author = "Toshihiko Takada and Jeroen Hoogland and {van Lieshout}, Chris and Ewoud Schuit and Collins, {Gary S.} and Moons, {Karel G. M.} and Reitsma, {Johannes B.}",
note = "Funding Information: JH and JBR were supported by a TOP grant of the Netherlands Organisation for Health Research and Development (grant: 91215058). Funding Information: Conflict of interests: GSC was supported by the NIHR Biomedical Research Centre, Oxford, and Cancer Research UK (programme grant: C49297/A27294 ). All other authors declared no competing interests. Publisher Copyright: {\textcopyright} 2021",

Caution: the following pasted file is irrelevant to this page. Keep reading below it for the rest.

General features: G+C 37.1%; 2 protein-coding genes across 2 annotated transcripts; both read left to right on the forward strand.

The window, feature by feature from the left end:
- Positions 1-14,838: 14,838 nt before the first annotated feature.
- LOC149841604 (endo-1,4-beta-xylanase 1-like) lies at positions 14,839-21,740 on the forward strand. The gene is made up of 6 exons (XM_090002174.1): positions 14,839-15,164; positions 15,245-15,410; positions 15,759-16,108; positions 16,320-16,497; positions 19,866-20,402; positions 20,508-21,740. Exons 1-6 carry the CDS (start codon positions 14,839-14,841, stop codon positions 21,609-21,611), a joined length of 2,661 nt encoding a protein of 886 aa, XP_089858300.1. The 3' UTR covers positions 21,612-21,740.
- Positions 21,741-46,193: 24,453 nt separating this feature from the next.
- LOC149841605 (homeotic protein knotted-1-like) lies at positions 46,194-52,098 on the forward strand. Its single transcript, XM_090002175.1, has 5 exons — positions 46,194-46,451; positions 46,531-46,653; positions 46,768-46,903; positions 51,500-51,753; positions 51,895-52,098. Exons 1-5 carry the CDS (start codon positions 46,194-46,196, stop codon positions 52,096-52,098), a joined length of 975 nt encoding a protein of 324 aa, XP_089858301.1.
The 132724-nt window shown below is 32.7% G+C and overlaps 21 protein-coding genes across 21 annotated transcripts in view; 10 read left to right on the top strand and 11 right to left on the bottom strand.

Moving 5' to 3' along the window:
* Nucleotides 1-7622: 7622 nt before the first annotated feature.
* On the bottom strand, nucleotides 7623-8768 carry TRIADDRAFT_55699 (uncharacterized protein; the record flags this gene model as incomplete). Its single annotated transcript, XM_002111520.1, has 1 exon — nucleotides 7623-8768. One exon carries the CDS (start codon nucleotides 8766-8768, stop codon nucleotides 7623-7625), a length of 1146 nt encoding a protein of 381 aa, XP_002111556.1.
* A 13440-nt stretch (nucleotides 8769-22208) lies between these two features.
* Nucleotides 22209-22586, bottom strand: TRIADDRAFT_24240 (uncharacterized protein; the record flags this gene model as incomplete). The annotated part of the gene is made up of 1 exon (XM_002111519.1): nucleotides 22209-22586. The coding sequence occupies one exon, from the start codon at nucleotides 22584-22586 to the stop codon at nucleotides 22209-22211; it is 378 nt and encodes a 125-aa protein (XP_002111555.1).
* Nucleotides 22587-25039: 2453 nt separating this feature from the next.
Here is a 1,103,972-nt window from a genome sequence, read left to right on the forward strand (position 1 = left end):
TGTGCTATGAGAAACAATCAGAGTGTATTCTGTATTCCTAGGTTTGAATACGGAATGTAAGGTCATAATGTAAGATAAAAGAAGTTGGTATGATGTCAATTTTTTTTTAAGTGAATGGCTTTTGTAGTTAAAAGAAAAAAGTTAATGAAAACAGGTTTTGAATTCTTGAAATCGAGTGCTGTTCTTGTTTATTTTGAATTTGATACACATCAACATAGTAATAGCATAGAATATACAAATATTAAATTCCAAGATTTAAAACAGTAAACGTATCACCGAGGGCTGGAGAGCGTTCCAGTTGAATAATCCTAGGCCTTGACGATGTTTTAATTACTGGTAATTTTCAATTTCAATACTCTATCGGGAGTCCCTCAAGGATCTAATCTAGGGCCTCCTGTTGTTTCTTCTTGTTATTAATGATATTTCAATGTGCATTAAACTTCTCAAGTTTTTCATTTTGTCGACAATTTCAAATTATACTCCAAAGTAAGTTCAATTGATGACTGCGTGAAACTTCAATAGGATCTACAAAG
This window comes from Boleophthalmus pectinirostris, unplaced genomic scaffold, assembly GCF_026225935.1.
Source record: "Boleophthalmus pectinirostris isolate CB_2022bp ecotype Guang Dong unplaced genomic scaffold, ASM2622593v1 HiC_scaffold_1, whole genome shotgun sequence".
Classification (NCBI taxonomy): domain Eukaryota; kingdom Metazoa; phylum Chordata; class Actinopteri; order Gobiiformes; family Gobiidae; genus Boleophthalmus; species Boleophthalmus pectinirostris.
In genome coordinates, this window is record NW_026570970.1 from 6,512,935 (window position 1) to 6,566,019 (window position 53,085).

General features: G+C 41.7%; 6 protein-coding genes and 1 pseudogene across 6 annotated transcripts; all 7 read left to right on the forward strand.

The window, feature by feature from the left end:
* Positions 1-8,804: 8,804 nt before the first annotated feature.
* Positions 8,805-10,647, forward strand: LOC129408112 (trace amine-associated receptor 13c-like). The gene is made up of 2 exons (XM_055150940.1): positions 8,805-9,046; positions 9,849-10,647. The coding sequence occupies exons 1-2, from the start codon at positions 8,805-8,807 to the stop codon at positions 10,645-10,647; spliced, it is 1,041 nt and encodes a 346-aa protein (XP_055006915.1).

year = "2022",
month = mar,
day = "1",
doi = "10.1016/j.jclinepi.2021.11.033",
language = "English",
volume = "143",
pages = "81--90",
journal = "Journal of clinical epidemiology",
issn = "0895-4356",
publisher = "Elsevier USA",

}

RIS

TY - JOUR

T1 - Accuracy of approximations to recover incompletely reported logistic regression models depended on other available information

AU - Takada, Toshihiko

AU - Hoogland, Jeroen

AU - van Lieshout, Chris

AU - Schuit, Ewoud

AU - Collins, Gary S.

AU - Moons, Karel G. M.

AU - Reitsma, Johannes B.

N1 - Funding Information: JH and JBR were supported by a TOP grant of the Netherlands Organisation for Health Research and Development (grant: 91215058). Funding Information: Conflict of interests: GSC was supported by the NIHR Biomedical Research Centre, Oxford, and Cancer Research UK (programme grant: C49297/A27294 ). All other authors declared no competing interests. Publisher Copyright: © 2021

PY - 2022/3/1

Y1 - 2022/3/1